FOR IMMEDIATE RELEASE
August 21, 1997
Release # 97-173
WASHINGTON, D.C. - The U.S. Consumer Product Safety Commission (CPSC) and the halogen lamp industry are cooperatively recalling for in-home consumer repair some 40 million halogen torchiere floor lamps. According to CPSC, the halogen bulbs in these lamps can cause fires. CPSC is aware of at least 189 fires and 11 deaths since 1992 involving halogen torchiere floor lamps. The industry is making free wire guards available to consumers through a cooperative effort with many retail stores. Installing the wire guard over the glass bulb shield will reduce the potential fire hazard by making it harder for flammable materials to touch the lamp's halogen bulb. For the guard to be effective, consumers must use only halogen bulbs of 300 watts or less in the lamp.
Halogen torchiere floor lamps are free-standing lamps with a shallow bowl-shaped light fixture mounted on top of a 6-foot pole and illuminated by a tubular halogen bulb. These lamps first became available in the United States in 1983 and sales have grown significantly in the 1990s. The tubular halogen bulbs operate at temperatures much hotter than regular bulbs, and can pose a fire risk if curtains, clothing, or other flammable materials contact the bulb.
A revised Underwriters Laboratories (UL) standard for halogen torchiere floor lamps manufactured after February 5, 1997, offers an improved level of safety. Most halogen torchiere floor lamps meeting the revised UL standard already are equipped with a glass or wire guard over the glass bulb shield to help prevent flammable materials from touching the bulb.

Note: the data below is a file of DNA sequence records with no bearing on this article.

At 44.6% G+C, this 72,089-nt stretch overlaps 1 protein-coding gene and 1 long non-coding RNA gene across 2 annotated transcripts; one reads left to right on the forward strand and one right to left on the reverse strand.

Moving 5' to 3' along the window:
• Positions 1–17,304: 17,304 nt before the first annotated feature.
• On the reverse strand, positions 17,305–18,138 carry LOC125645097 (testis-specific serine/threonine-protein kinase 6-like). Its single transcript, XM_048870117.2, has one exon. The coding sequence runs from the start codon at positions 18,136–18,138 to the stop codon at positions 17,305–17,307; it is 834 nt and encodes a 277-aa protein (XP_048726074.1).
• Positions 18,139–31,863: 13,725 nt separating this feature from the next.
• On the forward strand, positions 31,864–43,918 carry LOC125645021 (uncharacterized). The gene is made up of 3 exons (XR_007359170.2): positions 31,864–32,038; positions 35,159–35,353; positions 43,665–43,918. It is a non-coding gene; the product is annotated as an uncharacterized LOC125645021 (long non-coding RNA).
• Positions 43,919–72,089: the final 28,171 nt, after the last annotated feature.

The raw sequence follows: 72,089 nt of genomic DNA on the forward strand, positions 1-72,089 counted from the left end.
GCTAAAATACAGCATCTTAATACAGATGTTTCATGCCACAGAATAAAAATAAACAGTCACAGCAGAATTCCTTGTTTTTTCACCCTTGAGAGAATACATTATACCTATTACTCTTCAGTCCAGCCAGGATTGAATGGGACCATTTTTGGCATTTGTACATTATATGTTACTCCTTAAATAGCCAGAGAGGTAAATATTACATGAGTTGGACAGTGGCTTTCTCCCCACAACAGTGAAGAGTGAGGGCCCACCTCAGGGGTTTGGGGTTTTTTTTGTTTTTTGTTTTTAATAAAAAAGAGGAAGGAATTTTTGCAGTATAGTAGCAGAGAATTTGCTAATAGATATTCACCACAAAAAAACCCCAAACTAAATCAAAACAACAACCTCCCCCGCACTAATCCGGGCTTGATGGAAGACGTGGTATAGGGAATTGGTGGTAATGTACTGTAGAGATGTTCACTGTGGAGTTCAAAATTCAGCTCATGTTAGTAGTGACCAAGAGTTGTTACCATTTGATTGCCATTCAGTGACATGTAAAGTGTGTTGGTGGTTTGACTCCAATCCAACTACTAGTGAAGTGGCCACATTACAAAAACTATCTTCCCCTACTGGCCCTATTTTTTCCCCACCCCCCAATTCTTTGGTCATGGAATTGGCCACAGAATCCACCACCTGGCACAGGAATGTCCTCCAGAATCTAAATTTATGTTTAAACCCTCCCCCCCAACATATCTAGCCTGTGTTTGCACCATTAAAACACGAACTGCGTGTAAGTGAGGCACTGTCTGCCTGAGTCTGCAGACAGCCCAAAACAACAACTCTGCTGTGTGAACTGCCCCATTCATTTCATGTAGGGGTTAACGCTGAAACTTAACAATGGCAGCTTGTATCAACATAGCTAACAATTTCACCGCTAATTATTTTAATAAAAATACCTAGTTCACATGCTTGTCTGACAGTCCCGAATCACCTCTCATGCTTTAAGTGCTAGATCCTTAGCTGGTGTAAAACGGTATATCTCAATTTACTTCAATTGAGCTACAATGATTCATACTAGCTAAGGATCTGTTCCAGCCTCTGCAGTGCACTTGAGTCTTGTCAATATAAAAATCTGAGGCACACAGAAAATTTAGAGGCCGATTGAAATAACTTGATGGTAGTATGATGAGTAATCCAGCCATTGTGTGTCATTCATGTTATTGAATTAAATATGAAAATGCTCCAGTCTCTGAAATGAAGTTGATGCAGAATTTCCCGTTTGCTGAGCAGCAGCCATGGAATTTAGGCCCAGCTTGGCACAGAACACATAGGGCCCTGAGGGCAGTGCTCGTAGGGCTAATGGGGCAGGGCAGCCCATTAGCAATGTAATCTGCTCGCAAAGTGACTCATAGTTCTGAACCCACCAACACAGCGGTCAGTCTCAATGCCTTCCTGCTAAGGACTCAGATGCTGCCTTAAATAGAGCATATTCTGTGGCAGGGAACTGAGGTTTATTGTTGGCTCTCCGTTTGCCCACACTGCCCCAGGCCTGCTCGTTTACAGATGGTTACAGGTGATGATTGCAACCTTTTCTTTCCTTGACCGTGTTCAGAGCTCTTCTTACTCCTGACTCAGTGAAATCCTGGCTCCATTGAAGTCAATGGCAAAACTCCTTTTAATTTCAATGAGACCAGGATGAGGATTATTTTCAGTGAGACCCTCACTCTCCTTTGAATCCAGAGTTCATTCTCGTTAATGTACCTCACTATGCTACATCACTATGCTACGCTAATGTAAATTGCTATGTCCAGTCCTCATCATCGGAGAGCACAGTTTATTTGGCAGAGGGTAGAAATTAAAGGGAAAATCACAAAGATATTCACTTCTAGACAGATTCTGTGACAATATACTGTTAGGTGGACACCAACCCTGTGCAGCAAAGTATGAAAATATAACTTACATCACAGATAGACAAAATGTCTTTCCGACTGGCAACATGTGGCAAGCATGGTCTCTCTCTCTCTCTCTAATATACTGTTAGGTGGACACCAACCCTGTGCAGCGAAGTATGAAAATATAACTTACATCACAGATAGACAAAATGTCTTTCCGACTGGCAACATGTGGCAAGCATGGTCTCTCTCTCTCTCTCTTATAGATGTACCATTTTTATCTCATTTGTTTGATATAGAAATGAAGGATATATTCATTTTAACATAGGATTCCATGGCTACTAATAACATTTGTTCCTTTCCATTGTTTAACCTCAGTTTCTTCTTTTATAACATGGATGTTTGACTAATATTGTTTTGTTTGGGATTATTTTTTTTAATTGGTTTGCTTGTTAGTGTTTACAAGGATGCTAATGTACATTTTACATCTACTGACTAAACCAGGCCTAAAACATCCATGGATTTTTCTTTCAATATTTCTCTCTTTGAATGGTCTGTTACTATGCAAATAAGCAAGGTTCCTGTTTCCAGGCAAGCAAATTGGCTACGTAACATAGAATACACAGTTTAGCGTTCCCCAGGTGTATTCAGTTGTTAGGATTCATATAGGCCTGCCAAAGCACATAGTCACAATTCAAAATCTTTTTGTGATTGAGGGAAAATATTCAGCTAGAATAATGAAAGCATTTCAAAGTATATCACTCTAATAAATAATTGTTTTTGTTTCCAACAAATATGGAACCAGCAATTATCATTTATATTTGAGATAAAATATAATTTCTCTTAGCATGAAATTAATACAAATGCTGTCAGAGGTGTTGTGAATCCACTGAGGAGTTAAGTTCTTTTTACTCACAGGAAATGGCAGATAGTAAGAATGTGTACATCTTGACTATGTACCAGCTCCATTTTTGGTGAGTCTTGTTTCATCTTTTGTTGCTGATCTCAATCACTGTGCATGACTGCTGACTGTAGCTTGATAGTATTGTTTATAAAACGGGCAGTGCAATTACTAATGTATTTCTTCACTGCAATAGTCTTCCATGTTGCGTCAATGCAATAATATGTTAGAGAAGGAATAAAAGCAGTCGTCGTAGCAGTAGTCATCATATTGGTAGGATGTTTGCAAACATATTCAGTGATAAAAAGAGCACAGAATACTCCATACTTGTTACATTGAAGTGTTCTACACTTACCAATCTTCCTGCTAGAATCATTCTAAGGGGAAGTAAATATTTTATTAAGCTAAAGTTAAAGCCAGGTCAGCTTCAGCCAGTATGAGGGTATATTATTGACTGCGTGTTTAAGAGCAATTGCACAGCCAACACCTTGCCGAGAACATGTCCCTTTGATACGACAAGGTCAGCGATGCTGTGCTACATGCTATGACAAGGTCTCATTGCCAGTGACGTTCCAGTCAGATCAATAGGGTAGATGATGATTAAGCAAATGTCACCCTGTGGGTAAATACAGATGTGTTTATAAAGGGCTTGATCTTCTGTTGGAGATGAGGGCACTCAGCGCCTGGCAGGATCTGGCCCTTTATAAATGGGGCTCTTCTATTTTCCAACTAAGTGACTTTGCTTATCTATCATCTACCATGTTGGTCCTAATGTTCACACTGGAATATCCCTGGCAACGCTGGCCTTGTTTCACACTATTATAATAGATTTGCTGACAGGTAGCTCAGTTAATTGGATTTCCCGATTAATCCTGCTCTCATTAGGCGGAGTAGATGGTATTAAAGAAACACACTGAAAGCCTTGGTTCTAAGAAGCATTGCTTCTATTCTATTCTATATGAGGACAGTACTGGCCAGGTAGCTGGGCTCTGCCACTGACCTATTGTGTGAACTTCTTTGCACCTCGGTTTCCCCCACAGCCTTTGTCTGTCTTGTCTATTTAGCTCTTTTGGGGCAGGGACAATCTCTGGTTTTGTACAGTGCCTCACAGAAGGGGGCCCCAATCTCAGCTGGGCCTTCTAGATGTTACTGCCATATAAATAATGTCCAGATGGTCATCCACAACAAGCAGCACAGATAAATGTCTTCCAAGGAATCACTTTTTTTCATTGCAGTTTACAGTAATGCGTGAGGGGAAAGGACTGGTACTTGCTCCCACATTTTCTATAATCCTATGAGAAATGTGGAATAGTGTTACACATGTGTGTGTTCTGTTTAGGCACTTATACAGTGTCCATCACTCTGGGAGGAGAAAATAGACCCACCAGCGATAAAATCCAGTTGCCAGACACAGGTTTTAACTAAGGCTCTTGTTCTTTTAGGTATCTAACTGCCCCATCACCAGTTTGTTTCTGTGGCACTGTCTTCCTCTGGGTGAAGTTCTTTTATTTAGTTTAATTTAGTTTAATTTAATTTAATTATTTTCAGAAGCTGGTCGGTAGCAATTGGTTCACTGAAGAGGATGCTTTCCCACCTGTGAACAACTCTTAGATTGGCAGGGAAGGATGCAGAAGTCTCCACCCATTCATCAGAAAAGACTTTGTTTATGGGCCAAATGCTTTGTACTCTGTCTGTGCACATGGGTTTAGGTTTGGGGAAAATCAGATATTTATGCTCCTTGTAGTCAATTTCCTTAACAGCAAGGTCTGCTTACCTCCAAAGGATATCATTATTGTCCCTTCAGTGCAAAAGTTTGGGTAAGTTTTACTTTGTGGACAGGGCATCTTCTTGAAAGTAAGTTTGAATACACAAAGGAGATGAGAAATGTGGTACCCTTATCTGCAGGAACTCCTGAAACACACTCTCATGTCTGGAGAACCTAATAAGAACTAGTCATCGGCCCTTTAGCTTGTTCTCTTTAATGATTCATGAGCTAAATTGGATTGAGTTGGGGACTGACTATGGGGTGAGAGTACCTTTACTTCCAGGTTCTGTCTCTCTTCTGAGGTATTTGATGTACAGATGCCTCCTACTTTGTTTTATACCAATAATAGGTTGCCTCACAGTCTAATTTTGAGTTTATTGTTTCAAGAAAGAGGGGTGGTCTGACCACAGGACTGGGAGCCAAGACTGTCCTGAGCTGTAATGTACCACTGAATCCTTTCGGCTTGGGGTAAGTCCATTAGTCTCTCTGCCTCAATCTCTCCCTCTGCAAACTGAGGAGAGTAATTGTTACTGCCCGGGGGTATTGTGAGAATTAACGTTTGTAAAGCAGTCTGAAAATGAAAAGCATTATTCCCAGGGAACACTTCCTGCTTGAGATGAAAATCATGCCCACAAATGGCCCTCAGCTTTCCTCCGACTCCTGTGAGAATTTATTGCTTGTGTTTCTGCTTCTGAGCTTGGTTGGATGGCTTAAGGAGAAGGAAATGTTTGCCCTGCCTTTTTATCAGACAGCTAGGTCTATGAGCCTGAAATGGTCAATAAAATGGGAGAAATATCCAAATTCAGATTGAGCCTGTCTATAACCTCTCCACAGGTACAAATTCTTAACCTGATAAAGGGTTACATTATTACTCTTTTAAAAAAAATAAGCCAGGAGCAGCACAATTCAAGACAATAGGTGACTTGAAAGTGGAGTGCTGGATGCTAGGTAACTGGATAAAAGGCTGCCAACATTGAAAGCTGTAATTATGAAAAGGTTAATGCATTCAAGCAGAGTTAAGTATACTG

Consumers who own halogen torchiere floor lamps without a glass or wire guard over the glass bulb shield can receive a free wire guard with installation instructions by calling (800) 523-5702 extension 592 or sending postcard to Attention Consumer Services, 18191 NW 68th Avenue, Miami, FL 33015. This program only applies to torchiere floor lamps using halogen bulbs. Remember, for the guard to be effective, consumers must use only halogen bulbs of 300 watts or less in the lamp.
"Although the use of the wire guard with a 300-watt bulb will reduce the potential fire hazard, it is important for consumers to understand that these lamps still must be treated with care," said CPSC Chairman Ann Brown. Brown offered the following safety tips for halogen torchiere floor lamps:
- Never place the lamp near curtains or other cloth window treatments.
- Never drape clothes over the lamp.
- Keep the lamp away from bedding.
- Never leave the lamp on when you leave a room or are not at home.
- To reduce the likelihood of tipover, keep children and pets away from the lamp.
- Only use a halogen bulb of 300 watts or less in the lamp.
In 1996, CPSC initiated an assessment of the current UL safety standard for portable lamps, including lamps equipped with tubular halogen bulbs. Tests carried out as part of this assessment showed that tubular halogen bulbs of 250 watts, 300 watts, and 500 watts installed in torchiere lamps could start a fire if they come in contact with flammable materials. In July 1996, CPSC announced its findings and issued a warning to consumers about the potential fire hazard associated with using torchiere floor lamps illuminated by tubular halogen bulbs. In the same month, CPSC urged UL to toughen its performance standard for portable lamps. In February 1997, UL adopted a revised performance standard for halogen torchiere floor lamps.
The U.S. Consumer Product Safety Commission is charged with protecting the public from unreasonable risks of injury or death associated with the use of
thousands of types of consumer products under the agency’s jurisdiction. Deaths, injuries, and property damage from consumer product incidents cost the
nation more than $1 trillion annually. CPSC is committed to protecting consumers and families from products that pose a fire, electrical, chemical or
mechanical hazard. CPSC's work to help ensure the safety of consumer products - such as toys, cribs, power tools, cigarette lighters and household
chemicals -– contributed to a decline in the rate of deaths and injuries associated with consumer products over the past 40 years.
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